How Is Victor Frankenstein A Tragic Hero

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Frankenstein and Wuthering Heights: The Antihero and the Tragic Flaw Victor Frankenstein and Heathcliff, from Mary Shelley’s Frankenstein and Emily Brontë’s Wuthering Heights respectively, possess many similar qualities. For example, both fall in love with their adoptive family member, Victor for Elizabeth and Heathcliff for Catherine. What makes them similar and differentiates them from other famous protagonists are their lack of heroic qualities. A hero, according to the Oxford Dictionary, is “The chief male character in a book, play, or film, who is typically identified with good qualities, and with whom the reader is expected to sympathize”. Neither Victor nor Heathcliff fit the mold of the hero or its subtypes, mainly the tragic hero.…show more content…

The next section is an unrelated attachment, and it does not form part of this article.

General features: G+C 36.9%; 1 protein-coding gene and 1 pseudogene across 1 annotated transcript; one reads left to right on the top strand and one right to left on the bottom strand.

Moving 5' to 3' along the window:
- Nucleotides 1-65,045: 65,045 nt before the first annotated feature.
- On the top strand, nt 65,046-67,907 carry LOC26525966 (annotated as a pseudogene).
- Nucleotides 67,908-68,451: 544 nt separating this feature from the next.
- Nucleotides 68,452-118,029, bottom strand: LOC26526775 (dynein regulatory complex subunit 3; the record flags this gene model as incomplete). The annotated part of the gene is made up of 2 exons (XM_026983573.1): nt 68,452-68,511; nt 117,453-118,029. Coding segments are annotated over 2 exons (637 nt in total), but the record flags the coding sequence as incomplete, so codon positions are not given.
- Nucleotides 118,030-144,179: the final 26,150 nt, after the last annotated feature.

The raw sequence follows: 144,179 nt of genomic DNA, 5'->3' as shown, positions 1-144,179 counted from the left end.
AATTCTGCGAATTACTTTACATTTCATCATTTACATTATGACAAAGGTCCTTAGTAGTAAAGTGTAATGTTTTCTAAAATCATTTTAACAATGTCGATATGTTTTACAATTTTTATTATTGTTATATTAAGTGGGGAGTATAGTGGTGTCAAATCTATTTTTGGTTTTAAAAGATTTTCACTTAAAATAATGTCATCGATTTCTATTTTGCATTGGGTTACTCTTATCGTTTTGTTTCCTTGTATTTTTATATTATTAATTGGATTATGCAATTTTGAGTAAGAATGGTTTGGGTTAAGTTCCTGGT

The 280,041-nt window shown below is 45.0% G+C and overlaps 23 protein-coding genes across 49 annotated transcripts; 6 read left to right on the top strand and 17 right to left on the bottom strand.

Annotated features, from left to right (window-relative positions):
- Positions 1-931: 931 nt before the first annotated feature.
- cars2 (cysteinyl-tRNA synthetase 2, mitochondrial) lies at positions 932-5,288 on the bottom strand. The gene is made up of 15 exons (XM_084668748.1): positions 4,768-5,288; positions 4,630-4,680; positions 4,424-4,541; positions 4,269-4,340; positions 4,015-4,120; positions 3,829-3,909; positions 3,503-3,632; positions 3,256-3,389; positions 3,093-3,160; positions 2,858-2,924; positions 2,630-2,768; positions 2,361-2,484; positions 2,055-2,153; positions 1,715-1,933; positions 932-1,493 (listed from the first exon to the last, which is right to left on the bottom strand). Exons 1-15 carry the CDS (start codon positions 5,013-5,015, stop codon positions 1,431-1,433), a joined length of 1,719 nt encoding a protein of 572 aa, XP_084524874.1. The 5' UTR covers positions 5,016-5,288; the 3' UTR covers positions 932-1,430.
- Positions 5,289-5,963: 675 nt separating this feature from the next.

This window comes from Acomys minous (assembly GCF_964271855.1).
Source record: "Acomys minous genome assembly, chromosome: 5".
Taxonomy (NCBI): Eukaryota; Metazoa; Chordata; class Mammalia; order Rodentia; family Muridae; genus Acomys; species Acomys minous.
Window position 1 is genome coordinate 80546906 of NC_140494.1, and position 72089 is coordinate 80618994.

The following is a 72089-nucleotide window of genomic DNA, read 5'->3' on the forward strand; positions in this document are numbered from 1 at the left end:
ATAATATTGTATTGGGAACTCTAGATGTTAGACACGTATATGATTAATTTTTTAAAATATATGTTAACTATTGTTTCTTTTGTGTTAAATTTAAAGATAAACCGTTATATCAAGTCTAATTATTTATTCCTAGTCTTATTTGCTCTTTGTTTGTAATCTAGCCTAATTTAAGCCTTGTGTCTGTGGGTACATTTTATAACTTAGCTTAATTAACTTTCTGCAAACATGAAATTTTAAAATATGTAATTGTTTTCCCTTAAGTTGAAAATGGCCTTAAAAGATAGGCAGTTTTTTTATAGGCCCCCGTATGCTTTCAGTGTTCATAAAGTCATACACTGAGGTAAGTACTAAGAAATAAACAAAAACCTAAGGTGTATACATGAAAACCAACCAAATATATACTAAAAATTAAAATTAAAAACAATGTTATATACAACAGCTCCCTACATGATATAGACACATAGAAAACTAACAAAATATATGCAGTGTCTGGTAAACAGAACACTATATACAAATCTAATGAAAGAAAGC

Victor is introduced as a kind, ambitious young man, possessing a good relationships with almost every character in the novel. He is raised in a loving, upper class family, which most likely lead him to be gentlemanlike, as well as an intellect. Heathcliff, in most aspects, could be considered the polar opposite of Victor. Unlike Victor, who is overall a good man, Heathcliff is brutish and unrefined, acting on impulse and spite as demonstrated when hangs Isabella’s dog (150). His personality, like Victor, is most likely contributed to his upbringing. He was an orphaned Liverpool street urchin before his adoption by the Earnshaw family. Contrary to Victor, Heathcliff is raised in an unstable environment. His brother Hindley tortures him throughout his childhood, which only adds to his pent up rage. It is also inferred through the novel that he is not Caucasian, like when he expresses “I wish I had light hair and a fair skin, and was dressed, and behaved as well, and had a chance of being as rich as he will be!”(Brontë 56) when comparing himself to Edgar Linton. In contrast to Victor, Heathcliff is disliked by other characters from his introduction as a child. His heritage puts him at a societal disadvantage, making it difficult for him to be accepted. This is a key factor into why Heathcliff is so bitter, he plays the role society believes he deserves, despite wanting more for himself. Both men however, are completes by their soulmates, Cathy and Elizabeth. Losing these women, to death and to another man respectively, intensifies their desire for

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